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2015: A look back on the Russian boycott

Extending, destroying and anticipating

This past year has been full of news about Russia and the boycott. In this last edition of the year we take a look back, we separate the important from the unimportant, and we see that what is left over is continued political tension and possibly acquiescence, with an additional Russian blow to Turkey.

Russia sent back tons of fruits and vegetables this year because of problems with export documents. Lack of clarity about the country of origin is enough for the products to be held after investigation. Products from non-boycotted countries were intercepted regularly on the basis of phytosanitary breaches. 



Hoping for dialogue 
At the beginning of the year there was some hope that Europe would not extend the sanctions. On the Russian side there was talk of open dialogue and on the European side, the mood was positive. Yet the sanctions were extended in March by six months, in the run up to the summer they were extended again for six months, and this month a third extension has been announced. Despite the fact that various European countries have called for open dialogue (France, Germany and Italy made this appeal), the sanctions remain in effect.

A crucial factor is the implementation of the Minsk Protocol. This treaty attempts to restore peace to Eastern Ukraine. In addition to the warring parties withdrawing troops, international military must also leave the conflict area. Europe is convinced that Russian is militarily active in Eastern Ukraine, something that the Kremlin has not denied. 

Extending the sanctions
Just as was expected after the sanctions were extended by Europe, Russia extended the boycott last summer. Russia does not do anything halfway, the borders will be closed for European products for another year. A decision has to be made again in the summer of 2016.

Russia insists that the country will be self-sufficient, and according to their statistics and the large number of investments, the country is on track. General economic figures show a different picture: rising inflation, the ruble's persistent weakness, low oil prices, rising prices in the supermarkets and a growing number of Russians living below the poverty line. They have definitely not reached their target yet. The holes in the Russian market from the boycott have been difficult to fill with products from non-boycotted countries. It has not been possible to find new suppliers for all the products they need.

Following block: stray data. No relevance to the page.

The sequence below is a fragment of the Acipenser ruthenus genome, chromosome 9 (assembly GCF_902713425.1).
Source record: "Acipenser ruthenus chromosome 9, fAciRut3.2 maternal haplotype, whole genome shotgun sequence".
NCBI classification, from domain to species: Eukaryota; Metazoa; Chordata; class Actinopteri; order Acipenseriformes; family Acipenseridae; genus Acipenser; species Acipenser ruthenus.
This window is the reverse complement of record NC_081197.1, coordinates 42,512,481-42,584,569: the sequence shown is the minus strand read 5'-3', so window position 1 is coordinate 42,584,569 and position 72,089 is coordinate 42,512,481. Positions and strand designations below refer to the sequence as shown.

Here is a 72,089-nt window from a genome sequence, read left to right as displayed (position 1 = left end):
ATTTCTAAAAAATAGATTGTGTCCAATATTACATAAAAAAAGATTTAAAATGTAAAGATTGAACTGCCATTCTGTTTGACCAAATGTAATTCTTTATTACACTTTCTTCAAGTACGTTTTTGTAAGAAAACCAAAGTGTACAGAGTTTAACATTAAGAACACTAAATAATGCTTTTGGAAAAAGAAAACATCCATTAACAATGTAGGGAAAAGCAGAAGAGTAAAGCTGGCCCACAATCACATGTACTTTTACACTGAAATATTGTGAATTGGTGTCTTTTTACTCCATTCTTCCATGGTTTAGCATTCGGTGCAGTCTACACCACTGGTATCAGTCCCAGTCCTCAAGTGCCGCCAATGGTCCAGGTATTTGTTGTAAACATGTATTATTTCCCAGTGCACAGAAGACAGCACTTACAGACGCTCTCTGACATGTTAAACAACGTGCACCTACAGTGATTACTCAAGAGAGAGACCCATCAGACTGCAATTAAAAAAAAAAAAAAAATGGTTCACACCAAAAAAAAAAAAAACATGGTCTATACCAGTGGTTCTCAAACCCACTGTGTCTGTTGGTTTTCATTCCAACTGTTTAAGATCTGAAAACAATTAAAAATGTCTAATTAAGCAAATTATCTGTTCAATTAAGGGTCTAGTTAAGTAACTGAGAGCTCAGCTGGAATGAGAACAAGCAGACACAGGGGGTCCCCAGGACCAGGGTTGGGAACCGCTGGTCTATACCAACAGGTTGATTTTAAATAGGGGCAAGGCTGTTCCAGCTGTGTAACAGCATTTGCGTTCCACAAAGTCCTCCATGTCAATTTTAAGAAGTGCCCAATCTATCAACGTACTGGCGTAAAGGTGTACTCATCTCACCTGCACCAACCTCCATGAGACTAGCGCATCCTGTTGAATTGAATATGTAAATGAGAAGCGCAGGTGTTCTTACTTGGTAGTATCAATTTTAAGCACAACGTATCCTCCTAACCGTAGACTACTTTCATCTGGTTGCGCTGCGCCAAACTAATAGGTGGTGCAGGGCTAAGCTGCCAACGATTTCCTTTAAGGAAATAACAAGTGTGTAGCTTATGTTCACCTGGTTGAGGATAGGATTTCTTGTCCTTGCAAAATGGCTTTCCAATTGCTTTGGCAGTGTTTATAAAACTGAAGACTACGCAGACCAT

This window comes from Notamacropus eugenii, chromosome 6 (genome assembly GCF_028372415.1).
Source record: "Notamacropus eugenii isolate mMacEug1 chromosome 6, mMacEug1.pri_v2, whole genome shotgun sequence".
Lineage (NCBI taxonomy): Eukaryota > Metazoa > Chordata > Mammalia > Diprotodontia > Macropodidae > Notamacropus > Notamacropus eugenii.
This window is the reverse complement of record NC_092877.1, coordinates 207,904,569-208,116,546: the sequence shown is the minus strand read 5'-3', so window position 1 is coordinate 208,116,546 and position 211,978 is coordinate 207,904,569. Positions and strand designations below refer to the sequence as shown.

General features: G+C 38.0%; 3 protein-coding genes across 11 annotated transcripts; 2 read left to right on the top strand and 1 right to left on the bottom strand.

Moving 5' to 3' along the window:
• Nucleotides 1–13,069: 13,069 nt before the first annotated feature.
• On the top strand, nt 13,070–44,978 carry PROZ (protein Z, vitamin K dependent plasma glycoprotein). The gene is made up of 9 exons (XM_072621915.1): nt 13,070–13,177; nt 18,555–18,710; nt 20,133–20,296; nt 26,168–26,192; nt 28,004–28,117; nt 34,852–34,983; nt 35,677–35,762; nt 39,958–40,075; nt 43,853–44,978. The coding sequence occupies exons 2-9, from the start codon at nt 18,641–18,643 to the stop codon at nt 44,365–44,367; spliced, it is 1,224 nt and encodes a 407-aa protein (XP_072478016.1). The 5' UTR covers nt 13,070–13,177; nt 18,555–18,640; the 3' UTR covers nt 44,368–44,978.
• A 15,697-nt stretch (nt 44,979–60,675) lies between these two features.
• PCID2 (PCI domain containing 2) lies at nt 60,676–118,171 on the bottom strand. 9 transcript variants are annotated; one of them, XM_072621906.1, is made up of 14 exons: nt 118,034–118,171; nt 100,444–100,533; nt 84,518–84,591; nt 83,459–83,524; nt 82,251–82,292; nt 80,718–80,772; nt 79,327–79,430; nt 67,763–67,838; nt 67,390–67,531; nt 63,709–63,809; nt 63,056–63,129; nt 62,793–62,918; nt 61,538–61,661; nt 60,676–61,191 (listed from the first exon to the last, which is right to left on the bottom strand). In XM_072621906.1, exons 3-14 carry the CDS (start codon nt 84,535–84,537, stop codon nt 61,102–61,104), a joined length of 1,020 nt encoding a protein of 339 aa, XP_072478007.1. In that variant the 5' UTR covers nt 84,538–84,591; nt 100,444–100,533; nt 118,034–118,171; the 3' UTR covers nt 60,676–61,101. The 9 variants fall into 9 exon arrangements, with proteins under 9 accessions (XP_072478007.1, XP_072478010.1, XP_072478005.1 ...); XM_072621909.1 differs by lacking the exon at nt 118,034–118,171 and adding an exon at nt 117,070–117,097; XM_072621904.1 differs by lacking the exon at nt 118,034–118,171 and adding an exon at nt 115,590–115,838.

The countries that are supposedly jumping at the chance to export to Russia consist mainly of former Soviet republics like Georgia, Azerbaijan and Armenia. In addition, Egypt has always shown interest in the Russian market. Other countries like Morocco and Israel are more cautious. Although these countries see the potential, there are concerns about the financial settlements of trade. 

EU countries flirting with Russia
On the European side, trade has been based on the loss of the Russian market. New markets have been found. According to figures from the FAO, the boycott resulted in a shift in the world's trade flows. 
In the first half of this year some European countries flirted with Russia. It is openly known that Athens no longer supports the sanctions. The country even asked to be excluded from the boycott so they could resume export. Hungary, Cyprus, Italy and Spain tried to get on Russia's good side. At first Moscow teased the countries, but in the end they held onto their word: the borders remain closed.

Destroying and tightening
A new law was adopted in the spring that gave the Russian inspection license to destroy seized products. The inspection took the law in hand and destroyed tons of illegally imported products, to the fury of some Russians. Several proposals were made to use the food for other purposes, but to no avail. In recent months the reports of destroyed food have slowed down. 

To stop the smuggling of illegal products, Russia announced stricter controls on the border with Belarus this past fall. In a short period of time Belarus has grown to become Russia's main supplier of fruits and vegetables, in which products from boycotted countries also enter Russia. This did not escape the Russians, who decided to tighten controls on paperwork; every shipment must now have an original phytosanitary certificate. This has appeared to cause serious problems in the form of trucks not being able to cross the Russian border because they lacked the appropriate documents. 

Turkey also boycotted
Finally, there was an incident on November 24th when Turkey shot down a Russian war plane. The Kremlin reacted strongly with economic measures. In addition to sanctions on various sectors, the border was closed for a list of Turkish fresh produce items. The Kremlin went to work: a product like lemons, which would be difficult to fill with other importers, was spared. Moscow postponed the introduction of the boycott until the new year. But in reality many shipments have been sent back to Turkey since the incident because of phytosanitary breaches. There were also reports that Turkish trucks were not allowed to cross the border. 

In Turkey, the sector began to panic immediately. Citrus growers asked the government for help and traders reported falling prices. It seems as though Egypt will replace Turkey; Egypt is very interested in the Russian market. Iran has also been mentioned many times. There is also Morocco and Israel, but traders in these countries are more cautious. After the European boycott, Russia seemed like an attractive market, until the ruble fell and the traders were left with the pieces. 

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